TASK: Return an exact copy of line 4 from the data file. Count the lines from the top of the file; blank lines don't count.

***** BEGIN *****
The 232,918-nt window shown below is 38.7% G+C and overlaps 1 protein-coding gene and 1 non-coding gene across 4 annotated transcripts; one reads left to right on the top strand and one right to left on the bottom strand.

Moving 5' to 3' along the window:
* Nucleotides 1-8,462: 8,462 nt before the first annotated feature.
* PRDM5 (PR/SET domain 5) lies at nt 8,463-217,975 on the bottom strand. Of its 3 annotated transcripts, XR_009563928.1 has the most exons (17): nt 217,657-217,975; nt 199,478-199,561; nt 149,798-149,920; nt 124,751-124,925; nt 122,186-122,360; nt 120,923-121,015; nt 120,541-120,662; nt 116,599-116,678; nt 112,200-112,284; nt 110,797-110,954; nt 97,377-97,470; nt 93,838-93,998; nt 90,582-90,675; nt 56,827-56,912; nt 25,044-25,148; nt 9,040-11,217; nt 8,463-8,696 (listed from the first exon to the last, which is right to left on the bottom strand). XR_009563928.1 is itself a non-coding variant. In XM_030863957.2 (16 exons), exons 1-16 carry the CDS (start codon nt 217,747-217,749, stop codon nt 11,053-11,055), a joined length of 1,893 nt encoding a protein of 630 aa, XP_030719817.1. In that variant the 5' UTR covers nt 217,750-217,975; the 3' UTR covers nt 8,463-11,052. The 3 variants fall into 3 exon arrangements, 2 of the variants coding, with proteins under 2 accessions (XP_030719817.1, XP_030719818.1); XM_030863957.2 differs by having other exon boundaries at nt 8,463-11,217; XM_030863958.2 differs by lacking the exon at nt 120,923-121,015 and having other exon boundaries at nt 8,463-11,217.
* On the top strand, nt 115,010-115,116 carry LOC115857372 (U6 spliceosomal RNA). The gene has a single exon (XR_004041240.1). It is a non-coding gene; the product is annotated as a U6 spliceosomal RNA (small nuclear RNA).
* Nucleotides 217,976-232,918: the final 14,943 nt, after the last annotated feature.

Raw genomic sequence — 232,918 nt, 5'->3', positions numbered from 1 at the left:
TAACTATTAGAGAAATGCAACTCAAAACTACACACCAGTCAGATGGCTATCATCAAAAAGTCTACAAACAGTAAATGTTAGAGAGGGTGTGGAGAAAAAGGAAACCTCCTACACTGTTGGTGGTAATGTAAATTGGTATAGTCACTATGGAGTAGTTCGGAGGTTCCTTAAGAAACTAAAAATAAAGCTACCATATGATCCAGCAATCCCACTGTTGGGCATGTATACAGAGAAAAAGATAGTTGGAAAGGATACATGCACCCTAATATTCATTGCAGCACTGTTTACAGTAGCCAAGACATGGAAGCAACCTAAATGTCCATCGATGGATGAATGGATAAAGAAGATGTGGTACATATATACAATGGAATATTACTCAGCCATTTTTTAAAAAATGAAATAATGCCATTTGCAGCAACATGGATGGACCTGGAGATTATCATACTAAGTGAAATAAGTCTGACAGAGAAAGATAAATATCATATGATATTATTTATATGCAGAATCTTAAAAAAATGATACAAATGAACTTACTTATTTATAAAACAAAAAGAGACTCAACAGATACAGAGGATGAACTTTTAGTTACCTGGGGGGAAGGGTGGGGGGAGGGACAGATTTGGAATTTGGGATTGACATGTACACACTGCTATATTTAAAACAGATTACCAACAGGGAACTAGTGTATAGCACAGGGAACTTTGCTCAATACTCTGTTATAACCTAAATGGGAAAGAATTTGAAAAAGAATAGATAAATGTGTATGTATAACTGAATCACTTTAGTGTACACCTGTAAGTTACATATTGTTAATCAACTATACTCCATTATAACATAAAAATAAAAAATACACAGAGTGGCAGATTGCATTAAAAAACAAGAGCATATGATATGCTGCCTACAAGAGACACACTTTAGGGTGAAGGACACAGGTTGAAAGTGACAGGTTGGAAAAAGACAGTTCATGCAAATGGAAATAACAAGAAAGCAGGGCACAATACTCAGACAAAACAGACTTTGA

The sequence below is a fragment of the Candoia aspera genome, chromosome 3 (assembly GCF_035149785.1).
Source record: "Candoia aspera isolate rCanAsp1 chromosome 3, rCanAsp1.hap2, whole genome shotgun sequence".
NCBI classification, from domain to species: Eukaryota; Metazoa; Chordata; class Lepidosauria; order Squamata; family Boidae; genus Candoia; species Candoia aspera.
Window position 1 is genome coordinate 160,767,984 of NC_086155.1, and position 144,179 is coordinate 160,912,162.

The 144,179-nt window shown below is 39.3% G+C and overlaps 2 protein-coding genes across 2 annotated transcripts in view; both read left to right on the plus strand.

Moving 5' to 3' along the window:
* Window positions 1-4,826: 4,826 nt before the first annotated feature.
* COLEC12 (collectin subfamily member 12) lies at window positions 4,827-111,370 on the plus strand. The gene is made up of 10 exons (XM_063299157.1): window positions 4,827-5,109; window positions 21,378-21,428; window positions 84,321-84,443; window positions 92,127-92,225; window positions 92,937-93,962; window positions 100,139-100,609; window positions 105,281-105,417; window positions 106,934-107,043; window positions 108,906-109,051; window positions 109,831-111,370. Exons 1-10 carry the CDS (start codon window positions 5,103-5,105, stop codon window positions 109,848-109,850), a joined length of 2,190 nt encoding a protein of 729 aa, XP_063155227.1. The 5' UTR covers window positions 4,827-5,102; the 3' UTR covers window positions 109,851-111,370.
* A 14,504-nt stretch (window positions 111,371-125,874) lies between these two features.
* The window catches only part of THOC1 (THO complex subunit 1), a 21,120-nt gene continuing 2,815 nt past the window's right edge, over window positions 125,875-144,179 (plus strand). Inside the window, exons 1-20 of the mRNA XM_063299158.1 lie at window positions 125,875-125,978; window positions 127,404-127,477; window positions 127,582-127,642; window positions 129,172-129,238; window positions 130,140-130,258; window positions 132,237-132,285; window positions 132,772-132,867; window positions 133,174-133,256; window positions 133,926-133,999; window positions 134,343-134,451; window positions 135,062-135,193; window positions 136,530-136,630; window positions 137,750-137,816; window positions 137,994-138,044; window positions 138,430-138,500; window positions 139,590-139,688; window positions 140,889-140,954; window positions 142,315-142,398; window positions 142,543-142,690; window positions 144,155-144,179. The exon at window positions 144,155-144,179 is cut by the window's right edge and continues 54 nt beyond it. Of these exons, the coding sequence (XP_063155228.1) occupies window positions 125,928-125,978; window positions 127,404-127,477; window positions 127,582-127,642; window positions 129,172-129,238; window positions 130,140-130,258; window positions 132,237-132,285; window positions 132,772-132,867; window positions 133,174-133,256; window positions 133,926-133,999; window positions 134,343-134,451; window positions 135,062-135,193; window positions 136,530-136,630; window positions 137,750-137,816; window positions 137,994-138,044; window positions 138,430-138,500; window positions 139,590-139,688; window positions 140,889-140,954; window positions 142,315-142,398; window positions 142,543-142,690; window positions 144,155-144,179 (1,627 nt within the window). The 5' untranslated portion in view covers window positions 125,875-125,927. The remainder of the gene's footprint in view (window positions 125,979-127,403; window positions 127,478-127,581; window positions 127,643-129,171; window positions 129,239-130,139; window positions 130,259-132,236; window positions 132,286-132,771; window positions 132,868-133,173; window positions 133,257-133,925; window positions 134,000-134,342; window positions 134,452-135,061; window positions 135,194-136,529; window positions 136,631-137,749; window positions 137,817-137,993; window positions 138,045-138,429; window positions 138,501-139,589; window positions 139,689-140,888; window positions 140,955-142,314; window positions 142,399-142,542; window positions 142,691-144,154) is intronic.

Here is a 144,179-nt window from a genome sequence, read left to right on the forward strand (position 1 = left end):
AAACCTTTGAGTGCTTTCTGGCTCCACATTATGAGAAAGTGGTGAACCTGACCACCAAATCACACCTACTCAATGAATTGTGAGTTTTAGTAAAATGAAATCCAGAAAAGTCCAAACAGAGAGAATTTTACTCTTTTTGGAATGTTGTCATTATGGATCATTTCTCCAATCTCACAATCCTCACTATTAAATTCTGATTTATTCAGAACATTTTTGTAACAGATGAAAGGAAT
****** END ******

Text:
* PRDM5 (PR/SET domain 5) lies at nt 8,463-217,975 on the bottom strand. Of its 3 annotated transcripts, XR_009563928.1 has the most exons (17): nt 217,657-217,975; nt 199,478-199,561; nt 149,798-149,920; nt 124,751-124,925; nt 122,186-122,360; nt 120,923-121,015; nt 120,541-120,662; nt 116,599-116,678; nt 112,200-112,284; nt 110,797-110,954; nt 97,377-97,470; nt 93,838-93,998; nt 90,582-90,675; nt 56,827-56,912; nt 25,044-25,148; nt 9,040-11,217; nt 8,463-8,696 (listed from the first exon to the last, which is right to left on the bottom strand). XR_009563928.1 is itself a non-coding variant. In XM_030863957.2 (16 exons), exons 1-16 carry the CDS (start codon nt 217,747-217,749, stop codon nt 11,053-11,055), a joined length of 1,893 nt encoding a protein of 630 aa, XP_030719817.1. In that variant the 5' UTR covers nt 217,750-217,975; the 3' UTR covers nt 8,463-11,052. The 3 variants fall into 3 exon arrangements, 2 of the variants coding, with proteins under 2 accessions (XP_030719817.1, XP_030719818.1); XM_030863957.2 differs by having other exon boundaries at nt 8,463-11,217; XM_030863958.2 differs by lacking the exon at nt 120,923-121,015 and having other exon boundaries at nt 8,463-11,217.